Cancer Research UK launches one of the most significant bladder cancer trials of the last decade today to find out whether a new treatment combination could save lives and improve quality of life.
One of the trial’s Principal Investigators, Dr Nick James, will reveal details of the study this afternoon at a Conference of Urological Cancer Specialists in York.
The trial will determine whether radiotherapy and chemotherapy can be administered successfully at the same time, as well as comparing two methods of delivery of radiotherapy. It is being organised by The Institute of Cancer Research and the Cancer Research UK Institute for Cancer Studies at Birmingham.
Doctors have acknowledged that the combined treatment could save lives but up until now they have felt the double attack would be too harsh a treatment. Advances in targeting radiotherapy now mean side effects are reduced allowing the combination to be tested.
Bladder cancer affects over 12,000 people a year, around half of whom receive radical radiotherapy and while five year survival runs at 65 per cent many patients develop a secondary growth.
Some patients also require surgical removal of the bladder, which impairs quality of life and can require reconstructive surgery – often unavailable in the UK.
Researchers hope that as well as improving survival for the disease, using a combination of chemotherapy and radiotherapy could reduce the need for surgery.
Dr Nick James of the Cancer Research UK Institute for Cancer Studies, says: “Being able to give the radiotherapy when cancer cells are already sensitive as a result of the chemotherapy should have a cumulative effect and hopefully produce better survival and reduce the need for surgery to remove the bladder.
“The trial is significant because it is the first time that different radiotherapy planning techniques have been compared in bladder cancer in order to see if toxicity can be reduced without affecting tumour control rates.”
Patients will be monitored throughout their treatment and will complete questionnaires during and after this time so the trial can compare the effectiveness of the treatment while also measuring the quality of the patients’ lives.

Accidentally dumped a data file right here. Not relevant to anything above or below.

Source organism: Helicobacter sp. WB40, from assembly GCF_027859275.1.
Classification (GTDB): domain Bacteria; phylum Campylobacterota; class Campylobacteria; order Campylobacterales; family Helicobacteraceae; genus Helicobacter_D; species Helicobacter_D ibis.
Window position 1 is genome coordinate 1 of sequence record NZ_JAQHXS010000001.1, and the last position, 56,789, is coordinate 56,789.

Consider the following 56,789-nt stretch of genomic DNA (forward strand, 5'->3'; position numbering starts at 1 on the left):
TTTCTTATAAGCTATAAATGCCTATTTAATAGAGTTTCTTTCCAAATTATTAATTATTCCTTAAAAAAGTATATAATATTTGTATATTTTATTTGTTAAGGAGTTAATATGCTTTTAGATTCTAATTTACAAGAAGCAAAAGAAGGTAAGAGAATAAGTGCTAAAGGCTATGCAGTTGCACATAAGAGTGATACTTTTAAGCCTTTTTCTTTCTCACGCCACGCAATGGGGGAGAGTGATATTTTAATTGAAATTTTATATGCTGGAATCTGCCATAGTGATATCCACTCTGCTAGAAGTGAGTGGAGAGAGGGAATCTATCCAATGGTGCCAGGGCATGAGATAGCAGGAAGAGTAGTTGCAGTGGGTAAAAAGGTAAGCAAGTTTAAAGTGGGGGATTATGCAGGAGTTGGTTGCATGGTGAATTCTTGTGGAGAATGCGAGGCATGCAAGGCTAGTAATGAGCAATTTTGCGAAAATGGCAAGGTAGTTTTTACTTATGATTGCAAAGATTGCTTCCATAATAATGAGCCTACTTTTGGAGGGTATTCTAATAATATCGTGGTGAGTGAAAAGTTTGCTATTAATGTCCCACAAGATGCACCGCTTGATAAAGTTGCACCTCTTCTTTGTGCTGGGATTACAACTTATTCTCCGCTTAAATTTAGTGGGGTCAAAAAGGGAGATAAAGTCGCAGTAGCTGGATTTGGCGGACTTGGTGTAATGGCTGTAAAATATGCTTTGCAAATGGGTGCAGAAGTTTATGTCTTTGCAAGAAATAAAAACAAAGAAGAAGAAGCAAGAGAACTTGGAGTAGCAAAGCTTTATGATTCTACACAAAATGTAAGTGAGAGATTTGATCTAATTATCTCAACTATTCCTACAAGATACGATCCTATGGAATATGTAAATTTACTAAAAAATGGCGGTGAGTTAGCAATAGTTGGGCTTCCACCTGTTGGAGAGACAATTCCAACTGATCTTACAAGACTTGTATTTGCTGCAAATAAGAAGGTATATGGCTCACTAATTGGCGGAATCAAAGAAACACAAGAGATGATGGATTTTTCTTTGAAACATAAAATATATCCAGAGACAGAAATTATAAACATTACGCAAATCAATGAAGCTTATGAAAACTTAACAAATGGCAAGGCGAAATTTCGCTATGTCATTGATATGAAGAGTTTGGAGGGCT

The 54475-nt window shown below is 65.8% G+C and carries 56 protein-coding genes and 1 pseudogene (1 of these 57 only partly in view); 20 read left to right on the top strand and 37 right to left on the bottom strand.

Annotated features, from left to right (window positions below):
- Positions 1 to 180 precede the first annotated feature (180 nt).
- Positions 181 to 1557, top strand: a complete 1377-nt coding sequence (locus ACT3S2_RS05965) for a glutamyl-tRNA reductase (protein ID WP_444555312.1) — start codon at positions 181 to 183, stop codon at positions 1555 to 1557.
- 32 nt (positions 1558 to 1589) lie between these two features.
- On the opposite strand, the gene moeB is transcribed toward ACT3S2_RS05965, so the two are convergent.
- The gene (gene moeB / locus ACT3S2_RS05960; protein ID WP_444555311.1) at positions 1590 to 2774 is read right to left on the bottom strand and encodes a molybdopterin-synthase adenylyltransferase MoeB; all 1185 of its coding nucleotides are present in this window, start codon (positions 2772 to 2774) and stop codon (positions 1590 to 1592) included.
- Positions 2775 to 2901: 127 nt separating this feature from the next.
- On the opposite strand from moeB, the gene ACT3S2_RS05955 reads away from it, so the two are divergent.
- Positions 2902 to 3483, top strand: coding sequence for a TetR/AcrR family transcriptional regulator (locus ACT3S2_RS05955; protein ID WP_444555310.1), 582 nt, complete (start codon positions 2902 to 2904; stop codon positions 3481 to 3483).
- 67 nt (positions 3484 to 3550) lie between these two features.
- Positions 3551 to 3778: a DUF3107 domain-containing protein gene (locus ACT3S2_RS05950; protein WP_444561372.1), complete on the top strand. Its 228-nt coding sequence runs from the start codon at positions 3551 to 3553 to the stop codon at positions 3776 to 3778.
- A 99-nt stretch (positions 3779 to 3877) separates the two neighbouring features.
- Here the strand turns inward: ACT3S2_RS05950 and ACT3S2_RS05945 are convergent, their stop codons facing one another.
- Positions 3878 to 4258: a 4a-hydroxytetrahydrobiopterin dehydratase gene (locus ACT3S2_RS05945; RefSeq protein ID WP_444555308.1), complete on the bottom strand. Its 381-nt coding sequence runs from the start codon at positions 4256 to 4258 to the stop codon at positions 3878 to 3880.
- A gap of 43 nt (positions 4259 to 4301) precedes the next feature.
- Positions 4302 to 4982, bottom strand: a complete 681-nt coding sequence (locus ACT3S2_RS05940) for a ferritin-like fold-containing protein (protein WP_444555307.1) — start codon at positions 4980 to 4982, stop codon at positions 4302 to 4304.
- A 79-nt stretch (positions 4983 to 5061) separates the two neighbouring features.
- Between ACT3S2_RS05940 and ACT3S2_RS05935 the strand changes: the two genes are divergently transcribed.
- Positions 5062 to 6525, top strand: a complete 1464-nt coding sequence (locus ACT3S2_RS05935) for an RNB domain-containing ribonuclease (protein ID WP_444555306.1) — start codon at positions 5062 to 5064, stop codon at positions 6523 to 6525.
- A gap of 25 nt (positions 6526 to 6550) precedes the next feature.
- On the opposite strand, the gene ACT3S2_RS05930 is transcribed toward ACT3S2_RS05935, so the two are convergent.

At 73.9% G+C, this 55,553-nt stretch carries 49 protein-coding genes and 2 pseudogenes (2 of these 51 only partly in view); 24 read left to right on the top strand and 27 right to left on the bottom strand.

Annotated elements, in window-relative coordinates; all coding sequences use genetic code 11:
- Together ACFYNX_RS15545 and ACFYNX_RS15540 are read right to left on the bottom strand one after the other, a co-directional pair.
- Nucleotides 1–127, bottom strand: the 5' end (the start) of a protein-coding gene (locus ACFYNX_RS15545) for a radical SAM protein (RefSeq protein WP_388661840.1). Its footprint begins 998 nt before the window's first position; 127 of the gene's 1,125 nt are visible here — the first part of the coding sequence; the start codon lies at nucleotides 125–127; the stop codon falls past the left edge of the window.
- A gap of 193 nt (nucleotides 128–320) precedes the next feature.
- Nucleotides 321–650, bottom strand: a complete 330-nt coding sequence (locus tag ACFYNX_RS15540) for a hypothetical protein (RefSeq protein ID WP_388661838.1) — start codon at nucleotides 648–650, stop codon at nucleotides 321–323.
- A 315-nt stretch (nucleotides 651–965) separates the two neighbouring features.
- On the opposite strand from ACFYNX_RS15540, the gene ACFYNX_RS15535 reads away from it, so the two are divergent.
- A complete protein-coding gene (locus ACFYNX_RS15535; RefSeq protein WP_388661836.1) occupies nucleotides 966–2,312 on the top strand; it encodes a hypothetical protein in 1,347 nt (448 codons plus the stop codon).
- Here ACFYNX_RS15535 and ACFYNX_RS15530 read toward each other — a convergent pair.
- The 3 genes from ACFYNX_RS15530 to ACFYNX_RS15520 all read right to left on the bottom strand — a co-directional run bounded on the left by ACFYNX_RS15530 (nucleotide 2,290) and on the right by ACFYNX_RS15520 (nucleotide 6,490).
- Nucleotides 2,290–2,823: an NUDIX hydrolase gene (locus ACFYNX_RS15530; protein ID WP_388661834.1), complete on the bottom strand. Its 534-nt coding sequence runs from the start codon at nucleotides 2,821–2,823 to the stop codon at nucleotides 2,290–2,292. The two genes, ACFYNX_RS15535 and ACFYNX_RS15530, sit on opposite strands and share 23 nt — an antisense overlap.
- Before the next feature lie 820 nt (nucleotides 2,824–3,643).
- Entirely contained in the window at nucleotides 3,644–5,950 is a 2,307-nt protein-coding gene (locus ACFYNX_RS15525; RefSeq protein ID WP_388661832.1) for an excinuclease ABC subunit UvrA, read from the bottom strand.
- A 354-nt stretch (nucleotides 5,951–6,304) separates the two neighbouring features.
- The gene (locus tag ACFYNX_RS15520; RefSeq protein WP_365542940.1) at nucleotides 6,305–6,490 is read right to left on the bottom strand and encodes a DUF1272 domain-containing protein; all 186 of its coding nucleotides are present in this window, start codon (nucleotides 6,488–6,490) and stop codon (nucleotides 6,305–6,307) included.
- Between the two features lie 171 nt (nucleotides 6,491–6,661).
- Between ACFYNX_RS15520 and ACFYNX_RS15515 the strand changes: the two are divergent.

Joint Prinicipal Investigator, Dr Robert Huddart of The Institute of Cancer Research says “One of the most important aspects of this trial is that we will be seeing whether we can improve the quality of life of bladder cancer patients being treated by radiotherapy. We will be using quality of life questionnaires to assess this, as it is as important to ensure that a patient can live as normal a life as possible without ill effects from treatment as it is to prolong life.”
The trial will recruit at least 480 patients from more than twenty clinics over three years.
Incidence rates for bladder cancer in the UK are among the highest in the world. One of the most common early symptoms is blood in the urine and anyone experiencing this should consult their GP immediately.
Sir Paul Nurse, Interim Chief Executive of Cancer Research UK says: “Bladder cancer is the fifth most common cancer in the UK and it is vital to find better ways of treating patients who are affected by the disease.”
Note to editors:
Blood in the urine may be due to other causes such as prostate and urinary tract infections but should always be checked by a doctor. It is also an early symptom of kidney cancer and some other kidney diseases.
The researchers are using the chemotherapy drug 5-fluorouracil as which is known to have less toxic effects on the kidneys than some other drugs.
The following research centres are participating in the trial:
- The Queen Elizabeth Hospital, Birmingham
- The Royal Marsden Hospital, Sutton
- Cheltenham General Hospital
- Bristol Oncology Centre
- Northern Centre for Cancer Treatment, Newcastle General Hospital
- Exeter Oncology Centre, Royal Devon & Exeter Hospital
- James Cook University Hospital, Middlesbrough
- Clatterbridge Centre for Oncology NHS Trust
- Essex County Hospital
- Princess Royal Hospital, Hull
- Derbyshire Royal Infirmary
- Royal Sussex County Hospital
- St Luke’s Cancer Centre, Royal Cancer Centre Hospital, Surrey
- Torbay Hospital